Ashton Kutcher tells Russia of social web power
MOSCOW (Reuters) - U.S. film star and Twitter celebrity Ashton Kutcher encouraged Russians on Thursday to share ideas through social media websites during a visit by U.S. technology leaders to Moscow.
Kutcher, with more than 4.5 million followers on microblogging site Twitter, is the star of the number one film at the U.S. box office last weekend, "Valentine's Day."
"More importantly than anything I write, it's really about what you write on your blogs," Kutcher said at a press briefing.
"That is the power of the social web, which is to say you don't have to be a celebrity or sit on a podium to have a community that you can build, run an idea, a thought, a piece of leadership," he said.
Kutcher was joined by U.S. State Dept officials and executives from U.S. technology firms including electronic auction company eBay and hardware manufacturer Cisco Systems. eBay this week said it is entering the Russian market.
The delegation is meeting Kremlin officials, universities and private businesses to see how Russia and the United States can work together on technology issues, one of the projects set up by the two countries as they seek to improve relations.
Twitter has been cited as an information source in Iran and Moldova, where anti-government protesters bypassed censored official media organizations to publish details on events.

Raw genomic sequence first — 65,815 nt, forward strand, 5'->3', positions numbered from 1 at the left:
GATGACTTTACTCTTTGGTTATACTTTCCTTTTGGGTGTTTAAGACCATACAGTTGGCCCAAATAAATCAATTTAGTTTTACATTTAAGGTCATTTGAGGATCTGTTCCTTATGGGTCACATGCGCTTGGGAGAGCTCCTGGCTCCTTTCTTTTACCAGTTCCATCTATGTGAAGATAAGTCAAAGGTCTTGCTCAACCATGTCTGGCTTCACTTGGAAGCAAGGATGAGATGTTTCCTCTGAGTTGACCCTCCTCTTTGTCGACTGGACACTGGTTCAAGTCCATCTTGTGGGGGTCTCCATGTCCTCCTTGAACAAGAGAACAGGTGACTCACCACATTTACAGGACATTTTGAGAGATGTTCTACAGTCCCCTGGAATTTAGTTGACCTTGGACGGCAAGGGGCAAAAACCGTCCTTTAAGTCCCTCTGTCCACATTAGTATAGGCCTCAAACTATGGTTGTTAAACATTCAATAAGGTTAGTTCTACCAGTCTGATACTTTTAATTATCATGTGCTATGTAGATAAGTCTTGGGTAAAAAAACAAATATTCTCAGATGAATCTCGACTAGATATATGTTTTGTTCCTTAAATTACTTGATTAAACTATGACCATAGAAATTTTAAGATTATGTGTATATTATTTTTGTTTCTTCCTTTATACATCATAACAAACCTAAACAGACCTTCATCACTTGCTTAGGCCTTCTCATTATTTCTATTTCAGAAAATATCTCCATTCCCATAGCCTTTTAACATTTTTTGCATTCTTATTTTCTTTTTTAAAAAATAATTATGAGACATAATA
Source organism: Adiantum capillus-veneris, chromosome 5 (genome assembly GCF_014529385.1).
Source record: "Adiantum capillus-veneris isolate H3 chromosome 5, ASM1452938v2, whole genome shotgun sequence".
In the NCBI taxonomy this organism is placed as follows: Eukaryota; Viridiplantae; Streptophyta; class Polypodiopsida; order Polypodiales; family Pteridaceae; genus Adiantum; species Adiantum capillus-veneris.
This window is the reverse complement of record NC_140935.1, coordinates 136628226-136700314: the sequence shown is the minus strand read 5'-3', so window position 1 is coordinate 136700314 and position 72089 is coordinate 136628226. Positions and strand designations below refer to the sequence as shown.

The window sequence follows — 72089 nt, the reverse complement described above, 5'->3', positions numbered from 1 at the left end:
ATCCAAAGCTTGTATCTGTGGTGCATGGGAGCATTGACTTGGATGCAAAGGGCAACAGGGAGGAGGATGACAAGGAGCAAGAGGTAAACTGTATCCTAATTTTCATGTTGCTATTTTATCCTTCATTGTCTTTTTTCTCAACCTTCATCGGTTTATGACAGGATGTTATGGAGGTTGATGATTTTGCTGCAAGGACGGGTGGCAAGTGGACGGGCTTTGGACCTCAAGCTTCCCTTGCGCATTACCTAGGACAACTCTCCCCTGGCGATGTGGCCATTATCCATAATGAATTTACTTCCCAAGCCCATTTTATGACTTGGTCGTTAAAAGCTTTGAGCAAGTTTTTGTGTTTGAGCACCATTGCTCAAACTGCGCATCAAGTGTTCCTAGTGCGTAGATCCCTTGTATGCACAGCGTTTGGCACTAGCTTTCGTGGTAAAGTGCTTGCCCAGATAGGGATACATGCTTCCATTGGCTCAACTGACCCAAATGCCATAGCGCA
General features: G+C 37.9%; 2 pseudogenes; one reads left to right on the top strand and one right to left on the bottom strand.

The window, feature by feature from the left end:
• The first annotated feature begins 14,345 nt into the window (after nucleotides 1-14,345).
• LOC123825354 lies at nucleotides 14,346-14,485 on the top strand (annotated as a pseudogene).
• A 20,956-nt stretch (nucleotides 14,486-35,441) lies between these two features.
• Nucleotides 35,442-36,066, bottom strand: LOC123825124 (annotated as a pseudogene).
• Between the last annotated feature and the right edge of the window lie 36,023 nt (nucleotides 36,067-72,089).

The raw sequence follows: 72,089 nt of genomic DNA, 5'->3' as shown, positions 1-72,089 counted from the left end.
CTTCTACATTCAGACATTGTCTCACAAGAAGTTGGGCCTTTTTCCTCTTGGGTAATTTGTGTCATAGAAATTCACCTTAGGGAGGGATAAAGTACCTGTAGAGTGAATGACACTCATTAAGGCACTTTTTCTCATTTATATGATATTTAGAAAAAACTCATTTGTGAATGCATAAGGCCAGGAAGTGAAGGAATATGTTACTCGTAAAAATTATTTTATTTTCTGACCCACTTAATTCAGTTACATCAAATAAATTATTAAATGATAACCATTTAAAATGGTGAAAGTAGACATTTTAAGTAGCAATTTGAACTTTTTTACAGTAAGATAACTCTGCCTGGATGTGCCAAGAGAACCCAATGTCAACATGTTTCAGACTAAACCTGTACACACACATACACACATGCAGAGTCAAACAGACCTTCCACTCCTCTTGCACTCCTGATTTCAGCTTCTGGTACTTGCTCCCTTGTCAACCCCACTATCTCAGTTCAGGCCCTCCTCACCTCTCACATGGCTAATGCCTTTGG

But Twitter's founder and chairman Jack Dorsey, was skeptical about the direct role of technology to promote democratic movements when he later spoke with Reuters.
"I think the technology will always be a neutral body. I think the important question is how is Russia going to adapt the technology, how is Russia going to use it, not just as a country but as individuals and that has yet to be defined," Dorsey said.
By spring 2009 there were 7.4 million Russian-speaking blogs, including half a million online community groups, almost doubling in a year, according to Russian search engine Yandex.
With Russia's main television channels closely aligned with the Kremlin and stifling dissent, the Internet has become a lively focus for opposition debate but Moscow-based social media expert Nick Wilsdon of E3internet.com said sites like Twitter can be used by authorities and not just protest movements.
"Twitter would probably be a better example of democracy in action if more people followed their elected representatives than their favorite film star," Wilsdon told Reuters by email.
(Reporting by Conor Sweeney; Editing by Michael Roddy)